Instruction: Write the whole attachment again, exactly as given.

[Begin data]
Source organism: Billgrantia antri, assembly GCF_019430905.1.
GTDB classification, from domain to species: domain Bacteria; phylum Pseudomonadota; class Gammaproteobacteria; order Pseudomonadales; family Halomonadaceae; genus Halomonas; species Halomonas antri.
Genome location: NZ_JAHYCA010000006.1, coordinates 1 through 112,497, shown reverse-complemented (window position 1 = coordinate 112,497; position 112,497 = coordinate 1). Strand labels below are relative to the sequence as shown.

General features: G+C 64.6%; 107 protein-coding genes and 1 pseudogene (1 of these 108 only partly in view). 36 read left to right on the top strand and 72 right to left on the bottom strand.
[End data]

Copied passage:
Source organism: Billgrantia antri, assembly GCF_019430905.1.
GTDB classification, from domain to species: domain Bacteria; phylum Pseudomonadota; class Gammaproteobacteria; order Pseudomonadales; family Halomonadaceae; genus Halomonas; species Halomonas antri.
Genome location: NZ_JAHYCA010000006.1, coordinates 1 through 112,497, shown reverse-complemented (window position 1 = coordinate 112,497; position 112,497 = coordinate 1). Strand labels below are relative to the sequence as shown.

General features: G+C 64.6%; 107 protein-coding genes and 1 pseudogene (1 of these 108 only partly in view). 36 read left to right on the top strand and 72 right to left on the bottom strand.